The bottom line was that all of the reviews gave the camera very strong marks, not a surprise to me. The interesting difference in the reviews was how they saw the High ISO noise performance.
All the reviews gave it good marks, but a couple thought it was not as good as some of the others
claimed they had determined. How can this be? It’s easy, different reviewers see that one function of a camera as more or less important than another reviewer. Another thing is the experience of the reviewer with other cameras. When I shoot the D7000 for a few days I see not serious problem with noise in the High ISO range (for me up to 1600 ISO). However, if I use the D3s for a day or two, the noise in the D7000 doesn’t impress me as much as it did, standing alone. The D3s is a fully professional DSLR made for speed and low light performance. It truly is not fair to compare a $1,200. mid range DSLR to a $5,000+ Pro DSLR. When asked what the extra $3,800. dollars buys you, that’s one of the answers. Does that make the D7000 less of a camera? Not for me. I just know if I must shoot at 6400, I’m going to be happier with the images from a D3s. I find the D7000 easy to cary, very responsive, and I think in 98% of my photographic situations, it delivers superb results.
The reason I bring this up is that the new website, coming soon, will have a Tech Talk section where I will review and evaluate gear and compare gear. My reviews will be just as likely to show my own prejudices as do all the other reviewers. I will try to maintain a very unbiased stance, but we are all human and our leanings slip into everything we do. I will state up front my parameters, and how I see the review process, which I hope will at least clarify my remarks.
The bottom line is that we all need a good place to go and get, honest, factual information about our photo gear questions. I’m hopeful that when I get started in this venture you will enjoy joining me, just as you do reading the thoughts of the other reviewers.
The image above was chosen for a reason, and you’ve seen it many months ago when I posted it the first time. Some time back I got an email request from the New York offices of Nikon to make some images with the 18-55 AF-S kit lens, for a brochure. To be honest, I had not ever used the lens. It came on some of our less expensive DSLRs and because it is a lighter duty lens, I had set it aside and used lenses I had more experience with. I took the lens out and Jim Begley took me to a neat place to do some testing. When I downloaded the images and started to edit them, I couldn’t believe my eyes. I even checked the EXIF data to be sure the shot was really made with the little 18-55! Sure enough, it was, and I sat down to a big slice of humble pie. I got one more lesson in the field of, “don’t assume you know everything”, category.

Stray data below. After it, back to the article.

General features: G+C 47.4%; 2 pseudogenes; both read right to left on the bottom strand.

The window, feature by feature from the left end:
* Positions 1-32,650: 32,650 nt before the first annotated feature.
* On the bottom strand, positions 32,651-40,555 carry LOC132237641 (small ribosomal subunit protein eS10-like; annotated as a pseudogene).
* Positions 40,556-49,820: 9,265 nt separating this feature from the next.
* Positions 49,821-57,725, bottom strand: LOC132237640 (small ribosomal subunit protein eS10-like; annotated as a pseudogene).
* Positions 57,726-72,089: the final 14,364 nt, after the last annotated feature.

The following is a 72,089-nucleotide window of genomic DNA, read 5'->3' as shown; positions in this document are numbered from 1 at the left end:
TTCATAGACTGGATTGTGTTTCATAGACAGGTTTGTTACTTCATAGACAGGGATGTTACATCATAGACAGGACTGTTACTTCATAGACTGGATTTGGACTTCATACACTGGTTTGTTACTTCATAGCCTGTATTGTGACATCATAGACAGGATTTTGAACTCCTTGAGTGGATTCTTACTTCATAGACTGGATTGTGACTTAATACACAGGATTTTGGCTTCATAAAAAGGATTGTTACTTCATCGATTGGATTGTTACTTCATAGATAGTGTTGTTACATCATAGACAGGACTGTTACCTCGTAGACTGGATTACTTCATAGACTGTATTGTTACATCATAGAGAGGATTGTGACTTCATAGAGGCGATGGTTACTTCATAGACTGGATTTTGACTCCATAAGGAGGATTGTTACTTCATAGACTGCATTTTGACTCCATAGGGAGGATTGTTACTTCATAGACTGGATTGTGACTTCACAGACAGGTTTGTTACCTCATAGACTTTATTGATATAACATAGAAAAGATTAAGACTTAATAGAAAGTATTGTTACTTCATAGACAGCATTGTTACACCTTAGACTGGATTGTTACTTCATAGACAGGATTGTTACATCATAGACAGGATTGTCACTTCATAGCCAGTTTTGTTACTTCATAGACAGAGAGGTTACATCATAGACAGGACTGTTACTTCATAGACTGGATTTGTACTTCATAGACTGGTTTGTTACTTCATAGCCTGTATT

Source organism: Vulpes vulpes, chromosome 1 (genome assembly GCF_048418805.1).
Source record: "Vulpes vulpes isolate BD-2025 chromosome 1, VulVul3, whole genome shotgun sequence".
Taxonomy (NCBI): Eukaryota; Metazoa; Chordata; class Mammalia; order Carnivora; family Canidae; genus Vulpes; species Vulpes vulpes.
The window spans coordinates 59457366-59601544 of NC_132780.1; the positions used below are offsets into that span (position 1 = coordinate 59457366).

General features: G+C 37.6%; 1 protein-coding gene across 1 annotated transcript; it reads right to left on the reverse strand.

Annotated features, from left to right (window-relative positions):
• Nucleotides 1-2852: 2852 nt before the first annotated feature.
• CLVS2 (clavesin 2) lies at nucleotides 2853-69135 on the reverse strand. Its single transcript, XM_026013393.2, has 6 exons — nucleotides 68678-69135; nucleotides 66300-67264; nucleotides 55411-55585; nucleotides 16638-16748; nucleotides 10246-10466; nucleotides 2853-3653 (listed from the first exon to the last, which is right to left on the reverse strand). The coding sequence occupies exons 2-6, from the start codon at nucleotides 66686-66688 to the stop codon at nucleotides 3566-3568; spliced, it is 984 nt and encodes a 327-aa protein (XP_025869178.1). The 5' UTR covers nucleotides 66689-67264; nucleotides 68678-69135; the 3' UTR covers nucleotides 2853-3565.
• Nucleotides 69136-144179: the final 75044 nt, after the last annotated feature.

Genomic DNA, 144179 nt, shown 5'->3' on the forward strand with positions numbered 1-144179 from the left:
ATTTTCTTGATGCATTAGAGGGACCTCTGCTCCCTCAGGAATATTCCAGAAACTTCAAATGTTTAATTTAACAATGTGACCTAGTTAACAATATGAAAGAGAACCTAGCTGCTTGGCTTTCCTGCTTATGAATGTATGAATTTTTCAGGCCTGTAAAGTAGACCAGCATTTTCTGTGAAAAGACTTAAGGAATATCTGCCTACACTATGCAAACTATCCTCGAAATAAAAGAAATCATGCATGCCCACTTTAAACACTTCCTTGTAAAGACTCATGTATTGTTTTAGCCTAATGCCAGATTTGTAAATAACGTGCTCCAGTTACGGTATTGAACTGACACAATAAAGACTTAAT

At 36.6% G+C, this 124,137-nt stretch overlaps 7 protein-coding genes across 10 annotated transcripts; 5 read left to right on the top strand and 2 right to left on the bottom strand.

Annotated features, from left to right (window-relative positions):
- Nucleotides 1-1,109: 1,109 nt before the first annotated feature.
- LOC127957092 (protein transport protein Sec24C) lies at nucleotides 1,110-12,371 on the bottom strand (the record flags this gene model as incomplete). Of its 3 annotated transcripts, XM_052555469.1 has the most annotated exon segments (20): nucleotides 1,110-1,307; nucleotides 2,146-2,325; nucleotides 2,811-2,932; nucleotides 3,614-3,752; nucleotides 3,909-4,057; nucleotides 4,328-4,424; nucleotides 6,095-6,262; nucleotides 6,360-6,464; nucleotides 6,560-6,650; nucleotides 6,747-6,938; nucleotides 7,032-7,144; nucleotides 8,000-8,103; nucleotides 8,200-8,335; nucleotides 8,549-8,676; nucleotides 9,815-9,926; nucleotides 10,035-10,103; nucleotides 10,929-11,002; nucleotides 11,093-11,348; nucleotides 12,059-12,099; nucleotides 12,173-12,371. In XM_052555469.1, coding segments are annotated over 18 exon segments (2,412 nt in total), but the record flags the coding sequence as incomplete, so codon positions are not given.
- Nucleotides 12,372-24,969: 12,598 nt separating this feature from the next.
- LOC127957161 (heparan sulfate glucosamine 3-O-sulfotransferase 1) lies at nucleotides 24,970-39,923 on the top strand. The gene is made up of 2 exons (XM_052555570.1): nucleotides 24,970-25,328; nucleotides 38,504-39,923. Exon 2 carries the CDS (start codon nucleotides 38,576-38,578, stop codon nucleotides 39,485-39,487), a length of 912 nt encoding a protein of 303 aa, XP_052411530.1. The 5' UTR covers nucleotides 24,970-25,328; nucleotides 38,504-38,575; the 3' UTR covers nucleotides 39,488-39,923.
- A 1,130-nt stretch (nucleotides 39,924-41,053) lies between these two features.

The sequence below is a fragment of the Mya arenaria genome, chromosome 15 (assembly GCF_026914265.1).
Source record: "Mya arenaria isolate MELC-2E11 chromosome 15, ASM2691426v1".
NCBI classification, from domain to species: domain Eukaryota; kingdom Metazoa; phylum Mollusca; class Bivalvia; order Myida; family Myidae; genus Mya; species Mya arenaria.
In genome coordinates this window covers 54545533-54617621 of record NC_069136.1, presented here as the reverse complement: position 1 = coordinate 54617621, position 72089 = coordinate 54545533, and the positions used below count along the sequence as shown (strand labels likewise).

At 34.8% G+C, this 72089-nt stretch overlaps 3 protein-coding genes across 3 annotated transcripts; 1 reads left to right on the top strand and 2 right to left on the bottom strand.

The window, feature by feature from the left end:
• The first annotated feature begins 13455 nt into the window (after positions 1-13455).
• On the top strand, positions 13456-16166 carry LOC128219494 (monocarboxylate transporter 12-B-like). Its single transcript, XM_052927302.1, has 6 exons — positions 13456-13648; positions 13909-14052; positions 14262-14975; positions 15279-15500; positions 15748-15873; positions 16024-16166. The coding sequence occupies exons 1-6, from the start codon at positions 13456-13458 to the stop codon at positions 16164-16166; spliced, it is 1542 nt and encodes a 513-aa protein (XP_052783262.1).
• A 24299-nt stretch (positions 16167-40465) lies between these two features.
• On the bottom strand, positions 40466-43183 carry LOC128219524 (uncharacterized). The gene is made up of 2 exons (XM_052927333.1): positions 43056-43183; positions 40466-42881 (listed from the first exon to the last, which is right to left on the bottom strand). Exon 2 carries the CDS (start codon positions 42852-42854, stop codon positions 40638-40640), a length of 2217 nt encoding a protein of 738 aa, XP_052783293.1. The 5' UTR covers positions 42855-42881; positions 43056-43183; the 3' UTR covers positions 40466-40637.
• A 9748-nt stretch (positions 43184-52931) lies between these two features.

Testing can be valuable to establish just what your equipments capabilities are. Once you know you have no excuses. if a camera and lens once made a technically wonderful shot, the process should be reproducible, if you use great technique and work carefully…………
So read, study, test, evaluate and once your settled, go shoot some great images!!!!!!! I’ve said it before, but this might be a good time to repeat it, “If you’re shooting any of the current better cameras out there today, and you’re not getting spectacular results, it’s probably not the camera…….”
*Photo Note: D90 with the 18-55 AF-S VR kit lens. Reminds me why I loved the D90 so much.
He is no fool who gives that which he cannot keep to gain what he cannot lose. Jim Elliot
Great quote sent to me form Rodney Smith
O.K. let’s kick this off right, This is my first comparison test. Here is the premise, I love the D7000 and the D3s and i know without running a test that the D3s is the better camera to keep noise down when shooting at high ISO. But, how much better is the D3s really? There is one way to find out, let’s run a test.
Everyone has their own definition of what a “big” print is. For me my normal big print is a 24X36 so that is the size I blew the files up to then pull out a small piece to compare. Look closely at the first image and remember it is a file blown up to 24” X 36” I then went in on a very small portion of that rather large size print to check noise, here goes;
O.K. I’m thinking the same thing you are, I can’t tell anything yet, so lets really go in really radically and see what we can see. The picture above shows the new tiny, tiny crop. I took each file and enlarged it again to 24 X 36, it was, remember, a crop of only 6X8 inches, So now this is a crop from a print bigger than 4 X 6 Feet!
Alright, finally we can see some things to make some assumptions from. Yes the D7000 has more noise than the D3s, wow, big surprise, but, it’s not really relevant until you get to ISO 1600. From then on up it definitely shows up. One thing that does show up, that I didn’t expect, is that the 16.2 mega pixels of the D7000 definitely has more bite than the 12.1 of the D3s. So what am I saying, the resolution of the D7000 will make images look crisper at almost any size, if some minor noise is not your cup of tea, the D3s will still probably make you happier and remember we are only talking about noise, if a big buffer and lots of frame rate are on your need list the D3s is definitely your camera.
But if you don’t make really big prints on a regular basis, don’t need a camera you could drive nails with (meaning super, super tough build), or 9 frames per second, the D7000 would make you a really happy camper.
* I hope this kind of report will be helpful to you, this is what’s coming in October with www.billfortney.com.
Lens used for the test was the 35mm f 1.8 DX. All images were shot hand held. My goal is to make all my tests, real world, the way we actually make images, warts and all……..